The members of Bootblacks have played at every significant venue in the New York Metropolitan area, sharing stages with Clan of Xymox, Light Asylum, HEALTH and VOWWS. Along the way, they’ve managed to tour across North America and Europe. Of course, like countless acts across the world, the members of the rising New York-based post-punk act had plans — and hopes — for a big 2020, pre COVID-19 pandemic quarantines and lockdowns: they were handpicked to open for Modern English during their North American tour this year. Unfortunately, that tour has been postponed. But in the meantime, the band’s highly anticipated Jason Corbett-produced third album Thin Skies will be released through Artoffact Records and the album reportedly finds the band zooming forward where Fragments left off — with its nine songs meshing dance floor pulse and melodic, brooding post-punk with anthemic hooks. The album’s material also features backing vocals from ACTORS‘ Shannon Hemmett, SRSQ‘s and Them Are Us Too‘s Kennedy Ashyln.

Thin Skies continues the band’s long-held thematic concerns: the loneliness of city life. “Most of the lyrics on the album are about loneliness,” says Almqvist. “Looking back on the lyric writing process there seems to be some connective feeling of isolation and distance present in all of the songs… I’m always hoping that a listener personalizes the song, that’s why the songs never have a narrative but try to embody a feeling.”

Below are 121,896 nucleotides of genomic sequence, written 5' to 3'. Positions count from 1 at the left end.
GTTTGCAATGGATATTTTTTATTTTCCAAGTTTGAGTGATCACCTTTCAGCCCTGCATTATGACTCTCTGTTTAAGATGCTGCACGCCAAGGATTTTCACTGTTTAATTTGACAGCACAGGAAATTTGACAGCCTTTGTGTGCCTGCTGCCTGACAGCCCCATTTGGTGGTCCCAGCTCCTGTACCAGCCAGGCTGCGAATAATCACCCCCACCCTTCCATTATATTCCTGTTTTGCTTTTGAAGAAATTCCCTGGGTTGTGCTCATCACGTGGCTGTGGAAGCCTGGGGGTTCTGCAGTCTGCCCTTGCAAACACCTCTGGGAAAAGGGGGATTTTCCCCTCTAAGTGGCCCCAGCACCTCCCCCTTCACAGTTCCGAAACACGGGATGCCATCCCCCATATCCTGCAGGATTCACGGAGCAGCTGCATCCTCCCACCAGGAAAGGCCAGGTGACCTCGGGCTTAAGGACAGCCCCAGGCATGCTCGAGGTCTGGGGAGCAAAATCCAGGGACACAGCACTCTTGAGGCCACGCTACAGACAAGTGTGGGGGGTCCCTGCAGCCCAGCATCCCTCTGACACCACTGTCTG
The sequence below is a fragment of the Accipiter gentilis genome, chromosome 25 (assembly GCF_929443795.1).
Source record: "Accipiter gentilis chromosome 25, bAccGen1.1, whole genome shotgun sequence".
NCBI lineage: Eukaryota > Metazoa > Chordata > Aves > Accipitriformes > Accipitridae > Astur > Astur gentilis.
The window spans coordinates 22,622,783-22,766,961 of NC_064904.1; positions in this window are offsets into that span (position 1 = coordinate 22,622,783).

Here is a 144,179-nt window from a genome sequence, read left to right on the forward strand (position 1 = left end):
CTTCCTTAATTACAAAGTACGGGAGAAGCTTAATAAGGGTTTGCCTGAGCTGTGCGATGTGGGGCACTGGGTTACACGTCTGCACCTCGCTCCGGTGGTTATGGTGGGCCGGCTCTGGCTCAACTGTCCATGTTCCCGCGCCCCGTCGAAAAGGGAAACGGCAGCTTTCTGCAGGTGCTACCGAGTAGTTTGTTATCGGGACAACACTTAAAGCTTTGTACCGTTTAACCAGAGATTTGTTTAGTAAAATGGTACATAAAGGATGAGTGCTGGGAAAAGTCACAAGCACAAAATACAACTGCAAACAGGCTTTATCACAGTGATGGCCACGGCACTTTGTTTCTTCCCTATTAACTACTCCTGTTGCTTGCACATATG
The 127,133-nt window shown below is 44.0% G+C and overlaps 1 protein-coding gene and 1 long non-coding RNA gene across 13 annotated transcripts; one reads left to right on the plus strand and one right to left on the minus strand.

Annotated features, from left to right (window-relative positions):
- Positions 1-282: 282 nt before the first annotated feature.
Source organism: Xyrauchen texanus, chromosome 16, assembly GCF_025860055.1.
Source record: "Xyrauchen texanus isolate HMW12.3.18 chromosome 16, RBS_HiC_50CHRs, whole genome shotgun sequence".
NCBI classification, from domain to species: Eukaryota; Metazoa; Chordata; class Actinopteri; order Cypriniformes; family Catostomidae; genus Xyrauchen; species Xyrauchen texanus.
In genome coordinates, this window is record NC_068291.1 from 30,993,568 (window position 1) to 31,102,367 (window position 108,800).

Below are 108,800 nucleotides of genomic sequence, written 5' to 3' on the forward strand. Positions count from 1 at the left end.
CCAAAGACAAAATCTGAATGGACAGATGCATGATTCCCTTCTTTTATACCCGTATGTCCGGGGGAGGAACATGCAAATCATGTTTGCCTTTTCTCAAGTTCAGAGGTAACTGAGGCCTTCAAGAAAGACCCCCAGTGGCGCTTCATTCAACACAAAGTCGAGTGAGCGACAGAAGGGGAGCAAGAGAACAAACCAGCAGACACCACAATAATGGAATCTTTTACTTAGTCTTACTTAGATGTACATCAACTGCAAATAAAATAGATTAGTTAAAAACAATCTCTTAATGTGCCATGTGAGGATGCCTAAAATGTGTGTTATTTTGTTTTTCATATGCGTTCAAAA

Earlier this month, I wrote about Thin Skies‘ first single “Traveling Light,” a brooding yet dance floor friendly track with reverb-drenched guitars that recall The Unforgettable Fire and The Joshua Tree-era U2, shimmering synth arpeggios and relentless motorik groove that made the track evoke sweaty nights on the dance floor and coming across someone who captures your attention and dreams.  The album’s second and latest single, “The Jealous Star” continues in a similar vein as its immediate predecessor — but centered around jittery percussion, atmospheric synths and motorik pulse, meant to evoke the anxious and unsettled yearning of a confused, vagabond heart.

“I was fascinated with this tradition of the wanderer’s poem, like ‘Ozymandias,'” Bootblacks’ Panther Almqvist says in press notes. “I wanted to contribute my own version to this theme, the eternal traveler, the rolling stone. In the last couple of years I experienced that dichotomy, alone on the road, anxious at home. So ‘The Jealous Star’ is about the disorientation of travel. How it forces you to live outside of yourself and makes you appreciate the places and people you leave.”

Rising New York-based post-punk act Bootblacks — Panther Almqvist (vocals), Alli Gorman (guitar), Barrett Hiatt (synths) and Larry Gorman (drums) — derive their name from novelist William Burroughs’ description of the dark underbelly of New York. And it shouldn’t be surprising that the band’s surroundings have influenced their work both sonically and thematically. “It’s an energetic city and people have all the reasons in the world not to give you the time of day,” the band’s Panther Almqvist says in press notes. “I think our music has been shaped by that in many ways.”